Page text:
Old 02-23-2008, 04:28 AM
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Your electric motor draws a certain amount of energy to do its job, which is to turn the propeller. With no prop attached it draws very little energy. If you put a big prop on the motor it draws a lot of energy.

This is similar to pulling a boat trailer behind your car. The car might get 20 mpg normally, but put a boat on a trailer behind the car and mileage will drop off to perhaps 15 mpg because the motor is using more energy just to maintain the same speed and travel the same distance. However as long as the boat and trailer are not too heavy, no real damage occurs, you just use more gas.

If you put too big a trailer behind your car, something will break. The motor may fail, the transmission may fail or something else. That is because you are asking the drive train to produce more work, use more energy then it was built to handle. Fuel mileage goes way down and then something breaks. You have over stressed things.

Back to your plane.

Your electric motor needs to "draw" a certain amount of energy in order to turn a given propeller at a given speed. Let's use a speed 400 motor as an example and let's say you have a 6X5 prop on it. That means the propeller is 6" across and has a pitch of 5" per revolution. Pitch indicates how far the prop would move forward through the air if there was no slippage. As either of these numbers go up, the motor is asked to do more work.

Now let's apply some numbers. These are made up numbers for illustration only. Don't assume that these are accurate for your motor in your plane turning your prop.

Let's say that, to turn that 6X5 prop your speed 400 motor draws 6 amps of electricity using a battery that delivers 10 volts, just to make the math simple. That would be 60 watts of energy that the motor consumes to turn that prop. (6 amps X 10 Volts)

If we go to a larger prop, say 7 inches and keep the pitch the same 5 inches, the draw might go up to 8 amps at 10 volts or 80 watts.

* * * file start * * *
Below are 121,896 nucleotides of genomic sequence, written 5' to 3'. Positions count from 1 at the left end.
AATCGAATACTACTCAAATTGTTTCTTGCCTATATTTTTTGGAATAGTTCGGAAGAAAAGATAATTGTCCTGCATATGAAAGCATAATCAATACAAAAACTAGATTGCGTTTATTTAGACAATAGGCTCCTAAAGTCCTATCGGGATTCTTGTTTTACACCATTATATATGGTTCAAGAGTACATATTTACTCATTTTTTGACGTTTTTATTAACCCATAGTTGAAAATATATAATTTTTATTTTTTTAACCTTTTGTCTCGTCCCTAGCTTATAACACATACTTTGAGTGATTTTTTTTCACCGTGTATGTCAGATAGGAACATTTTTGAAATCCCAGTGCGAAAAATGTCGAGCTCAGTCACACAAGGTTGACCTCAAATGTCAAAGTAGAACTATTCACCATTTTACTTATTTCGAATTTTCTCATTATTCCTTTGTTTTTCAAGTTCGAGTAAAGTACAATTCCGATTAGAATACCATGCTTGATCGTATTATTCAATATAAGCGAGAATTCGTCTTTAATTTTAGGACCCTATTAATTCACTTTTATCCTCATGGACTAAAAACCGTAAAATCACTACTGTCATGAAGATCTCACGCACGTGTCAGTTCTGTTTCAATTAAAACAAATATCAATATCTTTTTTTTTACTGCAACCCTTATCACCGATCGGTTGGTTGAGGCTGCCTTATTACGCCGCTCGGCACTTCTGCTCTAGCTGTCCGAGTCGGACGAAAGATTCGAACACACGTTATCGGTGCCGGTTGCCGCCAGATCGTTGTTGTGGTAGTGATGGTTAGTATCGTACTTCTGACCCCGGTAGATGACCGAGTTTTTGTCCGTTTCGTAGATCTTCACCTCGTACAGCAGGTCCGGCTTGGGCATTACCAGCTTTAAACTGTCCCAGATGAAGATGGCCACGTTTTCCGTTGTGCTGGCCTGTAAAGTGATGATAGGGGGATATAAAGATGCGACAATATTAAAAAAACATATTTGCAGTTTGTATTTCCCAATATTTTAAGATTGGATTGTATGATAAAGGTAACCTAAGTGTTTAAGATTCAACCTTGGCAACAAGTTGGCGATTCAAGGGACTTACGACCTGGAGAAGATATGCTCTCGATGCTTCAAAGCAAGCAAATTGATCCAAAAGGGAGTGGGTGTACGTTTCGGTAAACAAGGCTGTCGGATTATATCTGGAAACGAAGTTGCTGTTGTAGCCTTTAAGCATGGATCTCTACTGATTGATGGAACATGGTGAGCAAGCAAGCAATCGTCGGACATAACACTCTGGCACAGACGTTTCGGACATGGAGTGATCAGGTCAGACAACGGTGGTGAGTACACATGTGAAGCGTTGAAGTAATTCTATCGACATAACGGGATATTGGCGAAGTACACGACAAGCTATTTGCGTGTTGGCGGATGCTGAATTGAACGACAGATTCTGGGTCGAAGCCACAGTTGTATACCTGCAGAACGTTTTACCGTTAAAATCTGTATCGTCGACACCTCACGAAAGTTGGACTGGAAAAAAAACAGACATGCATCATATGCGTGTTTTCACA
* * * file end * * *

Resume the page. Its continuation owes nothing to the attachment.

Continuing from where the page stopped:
Likewise if we went to a 7X6 prop, the draw would go up again, say to 9 amps or 90 watts.

In each case we are increasing the amount of work the motor has to do to turn the prop. The harder it works the more electricity it draws. This is also placing an increasing amount of stress on the motor causing it to generate heat and placing more pressure on the bearings. If we push it too far, the motor will be unable to turn the prop fast enough to be useful in flying the plane and/or it will fail from stress, just like the car example above with the trailer that is too big.

What we try to do is to get the best balance of propeller and amp draw so that the motor operates efficiently without being over stressed.

Likewise if you have that same speed 400 motor and keep the prop at 6X5 but increase the electric pressure, volts, to 12 volts it will try to spin the motor faster causing it to draw more amps into the motor. This would be like putting a supercharger on your car's motor which forces more fuel/air mix into the car's engine. It will produce more power so it can do more work. However if we exceed the amount of power it was designed to handle, it will fail. It might not fail right away, but over a very short time it will start to degrade, perform badly and perhaps suddenly fail all together.

If we push the voltage up too high or the amp draw too high, we will over stress the motor and damage it.

The goal is get a good balance of propeller and power draw.


A comparison of Glow vs. Electric power

Electric Motors Described

MotoCalc will tell you everything you need to know: Amps, Volts, Watts, RPM, Thrust, Rate of Climb, and much more! It is a popular tool for predicting the proper motor, prop, battery pack for electric planes.

Last edited by AEAJR; 06-13-2011 at 02:28 PM.
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